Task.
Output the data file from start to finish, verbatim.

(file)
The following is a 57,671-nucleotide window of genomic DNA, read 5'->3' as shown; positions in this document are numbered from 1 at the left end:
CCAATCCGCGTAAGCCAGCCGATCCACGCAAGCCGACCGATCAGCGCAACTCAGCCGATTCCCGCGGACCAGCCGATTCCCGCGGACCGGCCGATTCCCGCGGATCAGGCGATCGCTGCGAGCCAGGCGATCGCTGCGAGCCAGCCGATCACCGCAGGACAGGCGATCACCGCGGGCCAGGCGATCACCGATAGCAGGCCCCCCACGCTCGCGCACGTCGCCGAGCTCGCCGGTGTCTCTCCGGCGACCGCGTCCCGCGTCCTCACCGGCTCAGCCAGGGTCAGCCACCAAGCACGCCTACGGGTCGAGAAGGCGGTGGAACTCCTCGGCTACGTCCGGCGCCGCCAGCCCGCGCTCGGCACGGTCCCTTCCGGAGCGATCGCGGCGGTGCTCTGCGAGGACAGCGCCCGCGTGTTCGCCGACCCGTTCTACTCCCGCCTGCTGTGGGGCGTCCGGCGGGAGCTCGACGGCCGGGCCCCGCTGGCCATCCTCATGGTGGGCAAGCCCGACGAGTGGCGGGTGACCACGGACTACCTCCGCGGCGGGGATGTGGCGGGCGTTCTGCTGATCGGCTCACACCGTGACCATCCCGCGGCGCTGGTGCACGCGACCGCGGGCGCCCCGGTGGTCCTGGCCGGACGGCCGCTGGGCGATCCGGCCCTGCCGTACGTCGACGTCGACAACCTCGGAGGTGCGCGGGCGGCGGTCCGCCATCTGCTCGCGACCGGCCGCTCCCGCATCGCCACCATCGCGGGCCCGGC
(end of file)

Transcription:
The following is a 57,671-nucleotide window of genomic DNA, read 5'->3' as shown; positions in this document are numbered from 1 at the left end:
CCAATCCGCGTAAGCCAGCCGATCCACGCAAGCCGACCGATCAGCGCAACTCAGCCGATTCCCGCGGACCAGCCGATTCCCGCGGACCGGCCGATTCCCGCGGATCAGGCGATCGCTGCGAGCCAGGCGATCGCTGCGAGCCAGCCGATCACCGCAGGACAGGCGATCACCGCGGGCCAGGCGATCACCGATAGCAGGCCCCCCACGCTCGCGCACGTCGCCGAGCTCGCCGGTGTCTCTCCGGCGACCGCGTCCCGCGTCCTCACCGGCTCAGCCAGGGTCAGCCACCAAGCACGCCTACGGGTCGAGAAGGCGGTGGAACTCCTCGGCTACGTCCGGCGCCGCCAGCCCGCGCTCGGCACGGTCCCTTCCGGAGCGATCGCGGCGGTGCTCTGCGAGGACAGCGCCCGCGTGTTCGCCGACCCGTTCTACTCCCGCCTGCTGTGGGGCGTCCGGCGGGAGCTCGACGGCCGGGCCCCGCTGGCCATCCTCATGGTGGGCAAGCCCGACGAGTGGCGGGTGACCACGGACTACCTCCGCGGCGGGGATGTGGCGGGCGTTCTGCTGATCGGCTCACACCGTGACCATCCCGCGGCGCTGGTGCACGCGACCGCGGGCGCCCCGGTGGTCCTGGCCGGACGGCCGCTGGGCGATCCGGCCCTGCCGTACGTCGACGTCGACAACCTCGGAGGTGCGCGGGCGGCGGTCCGCCATCTGCTCGCGACCGGCCGCTCCCGCATCGCCACCATCGCGGGCCCGGC